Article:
Here's why. The rule rests on a profound misunderstanding of how English grammar works. The question is how to analyse the structure of an example like "Our mission is to boldly go where nobody went before". What (exactly) is the "to" doing in "to boldly go"? To take a simpler example, how do "to" and "go" fit together in "I want to go home"?
The anti-split rule is based on the answer given by prescriptive grammarians in the Bad Old Days. (When were the old days bad in grammar? Roughly from 1750 to 1950, give or take a few decades.) They knew a great deal more about the grammar of Latin than about English, so they tried to squeeze English into the mould of Latin.
If you translate "I want to go home" into Latin, the English "to go" translates into a single Latin word ire, called the infinitive. Therefore "to go" is the infinitive of go. So the argument goes that it must really be a single word (in spite of the spelling). In other words, just as going contains a suffix, "-ing", which marks it as a present participle, to go actually has a prefix "to" which marks it as an infinitive.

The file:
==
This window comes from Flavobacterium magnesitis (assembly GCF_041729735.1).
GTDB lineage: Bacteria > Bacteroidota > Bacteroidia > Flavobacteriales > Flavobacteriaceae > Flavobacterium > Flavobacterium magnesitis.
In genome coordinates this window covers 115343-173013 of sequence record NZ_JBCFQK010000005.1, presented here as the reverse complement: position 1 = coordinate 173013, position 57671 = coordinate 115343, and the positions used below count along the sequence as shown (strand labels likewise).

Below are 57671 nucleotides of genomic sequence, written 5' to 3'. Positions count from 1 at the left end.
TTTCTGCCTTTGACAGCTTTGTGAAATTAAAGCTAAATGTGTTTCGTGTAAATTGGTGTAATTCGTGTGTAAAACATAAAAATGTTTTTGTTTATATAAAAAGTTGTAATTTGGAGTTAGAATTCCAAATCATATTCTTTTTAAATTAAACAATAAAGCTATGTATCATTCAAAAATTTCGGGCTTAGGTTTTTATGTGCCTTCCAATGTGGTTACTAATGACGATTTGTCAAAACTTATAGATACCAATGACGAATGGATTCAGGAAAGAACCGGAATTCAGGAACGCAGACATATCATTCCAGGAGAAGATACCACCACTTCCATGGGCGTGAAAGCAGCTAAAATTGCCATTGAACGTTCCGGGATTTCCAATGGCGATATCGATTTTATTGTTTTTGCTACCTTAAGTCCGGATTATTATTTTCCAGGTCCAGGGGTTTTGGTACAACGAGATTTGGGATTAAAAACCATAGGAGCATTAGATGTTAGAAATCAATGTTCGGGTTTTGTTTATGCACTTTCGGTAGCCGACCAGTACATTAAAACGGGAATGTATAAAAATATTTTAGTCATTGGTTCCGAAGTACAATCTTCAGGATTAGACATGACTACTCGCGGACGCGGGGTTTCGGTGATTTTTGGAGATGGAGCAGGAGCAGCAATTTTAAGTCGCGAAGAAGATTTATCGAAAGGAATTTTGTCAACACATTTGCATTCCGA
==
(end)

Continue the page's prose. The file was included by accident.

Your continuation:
And splitting? Well, you cannot split going, can you? For example, you cannot push an adverb such as "boldly" between the root and the suffix, to give "We are go-boldly-ing home". So it stands to reason that the same holds true for the infinitive. QED.
This now strikes us as blindingly stupid. The fact is that nobody would dream of splitting "going", whereas everybody is liable to occasionally, and perhaps even frequently and ostentatiously, split "to go".
Back to the drawing board. How do "to" and "go" fit together? Modern grammarians see this as a question for research - we cannot just go and look up the answer in a book.
Different researchers will give you different answers, but a convincing one is that "to" and "go" fit together exactly as, for example, "may" and "go" fit together in "he may go'. So "to" is a separate word, just as "may" is, and just like "may", it can be separated from "go": "he may really crack it", or "I want to really crack it".
A lot of what some people think of as grammar is this kind of prescriptive nonsense from the bad old days.
Fortunately, you will not find anything about split infinitives in the national curriculum, so perhaps (with luck) the next generation will be oblivious to the split-infinitive ban.
Instead, they can concentrate on getting to really know about language in use.
Richard Hudson is professor of linguistics at University College,London.
Geoff Barton is headteacher of King Edward VI School, Bury St Edmunds, Suffolk